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\name{Period-class}
\alias{!=,Duration,Period-method}
\alias{!=,Period,Duration-method}
\alias{!=,Period,Period-method}
\alias{$,Period-method}
\alias{$<-,Period-method}
\alias{*,ANY,Period-method}
\alias{*,Period,ANY-method}
\alias{+,Date,Period-method}
\alias{+,POSIXct,Period-method}
\alias{+,POSIXlt,Period-method}
\alias{+,Period,Date-method}
\alias{+,Period,Duration-method}
\alias{+,Period,Interval-method}
\alias{+,Period,POSIXct-method}
\alias{+,Period,POSIXlt-method}
\alias{+,Period,Period-method}
\alias{+,Period,difftime-method}
\alias{+,Period,numeric-method}
\alias{+,difftime,Period-method}
\alias{+,numeric,Period-method}
\alias{-,ANY,Period-method}
\alias{-,Period,missing-method}
\alias{/,Period,Duration-method}
\alias{/,Period,Interval-method}
\alias{/,Period,Period-method}
\alias{/,Period,difftime-method}
\alias{/,Period,numeric-method}
\alias{/,difftime,Period-method}
\alias{/,numeric,Period-method}
\alias{<,Duration,Period-method}
\alias{<,Period,Duration-method}
\alias{<,Period,Period-method}
\alias{<=,Duration,Period-method}
\alias{<=,Period,Duration-method}
\alias{<=,Period,Period-method}
\alias{==,Duration,Period-method}
\alias{==,Period,Duration-method}
\alias{==,Period,Period-method}
\alias{>,Duration,Period-method}
\alias{>,Period,Duration-method}
\alias{>,Period,Period-method}
\alias{>=,Duration,Period-method}
\alias{>=,Period,Duration-method}
\alias{>=,Period,Period-method}
\alias{Period-class}
\alias{[,Period-method}
\alias{[<-,Period,ANY,ANY,Period-method}
\alias{\%\%,Period,Duration-method}
\alias{\%\%,Period,Interval-method}
\alias{\%\%,Period,Period-method}
\alias{as.difftime,Period-method}
\alias{as.numeric,Period-method}
\alias{c,Period-method}
\alias{rep,Period-method}
\alias{show,Period-method}
\title{Period class}
\description{
Period is an S4 class that extends the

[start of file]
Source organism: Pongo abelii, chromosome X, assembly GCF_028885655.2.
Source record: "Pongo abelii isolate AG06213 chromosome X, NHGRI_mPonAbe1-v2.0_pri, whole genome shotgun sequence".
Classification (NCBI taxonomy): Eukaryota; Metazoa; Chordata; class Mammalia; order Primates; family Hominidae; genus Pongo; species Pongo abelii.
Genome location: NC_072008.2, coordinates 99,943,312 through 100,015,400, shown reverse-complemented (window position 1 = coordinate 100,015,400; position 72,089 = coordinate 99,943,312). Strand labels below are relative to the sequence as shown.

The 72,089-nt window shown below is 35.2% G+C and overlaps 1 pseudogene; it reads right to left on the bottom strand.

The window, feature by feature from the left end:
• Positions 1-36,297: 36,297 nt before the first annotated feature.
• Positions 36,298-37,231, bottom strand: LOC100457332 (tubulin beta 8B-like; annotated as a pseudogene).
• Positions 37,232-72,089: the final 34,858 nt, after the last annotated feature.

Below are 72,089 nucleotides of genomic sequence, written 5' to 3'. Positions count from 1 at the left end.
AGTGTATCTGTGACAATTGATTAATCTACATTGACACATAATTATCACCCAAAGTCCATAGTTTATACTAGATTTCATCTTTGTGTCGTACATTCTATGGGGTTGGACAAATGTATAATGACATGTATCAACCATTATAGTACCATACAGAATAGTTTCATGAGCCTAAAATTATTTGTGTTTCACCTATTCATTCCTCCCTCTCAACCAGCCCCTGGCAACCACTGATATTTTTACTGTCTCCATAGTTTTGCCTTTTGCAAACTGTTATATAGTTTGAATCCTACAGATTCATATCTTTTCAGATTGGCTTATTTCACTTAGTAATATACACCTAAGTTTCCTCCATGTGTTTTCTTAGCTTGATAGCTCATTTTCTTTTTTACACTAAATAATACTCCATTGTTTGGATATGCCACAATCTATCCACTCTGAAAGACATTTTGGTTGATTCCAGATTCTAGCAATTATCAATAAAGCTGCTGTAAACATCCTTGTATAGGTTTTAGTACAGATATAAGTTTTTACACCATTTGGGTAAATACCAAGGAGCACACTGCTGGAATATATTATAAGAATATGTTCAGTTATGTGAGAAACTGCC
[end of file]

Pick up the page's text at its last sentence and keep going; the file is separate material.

\code{\link{Timespan-class}} class. Periods track the
change in the "clock time" between two date-times. They
are measured in common time related units: years, months,
days, hours, minutes, and seconds. Each unit except for
seconds must be expressed in integer values.
}
\details{
The exact length of a period is not defined until the
period is placed at a specific moment of time. This is
because the precise length of one year, month, day, etc.
can change depending on when it occurs due to daylight
savings, leap years, and other conventions. A period can
be associated with a specific moment in time by coercing
it to an \code{\link{Interval-class}} object with
\code{\link{as.interval}} or by adding it to a date-time
with "+".
Periods provide a method for measuring generalized
timespans when we wish to model clock times. Periods will
attain intuitive results at this task even when leap
years, leap seconds, gregorian days, daylight savings
changes, and other events happen during the period. See
\code{\link{Duration-class}} for an alternative way to
measure timespans that allows precise comparisons between
timespans.
Period class objects have six slots. 1) .Data, a numeric
object. The apparent amount of seconds to add to the
period. 2) minute, a numeric object. The apparent amount
of minutes to add to the period. 3) hour, a numeric
object. The apparent amount of hours to add to the
period.4) day, a numeric object. The apparent amount of
days to add to the period.5) month, a numeric object. The
apparent amount of months to add to the period. 6) year,
a numeric object. The apparent amount of years to add to
the period.
}
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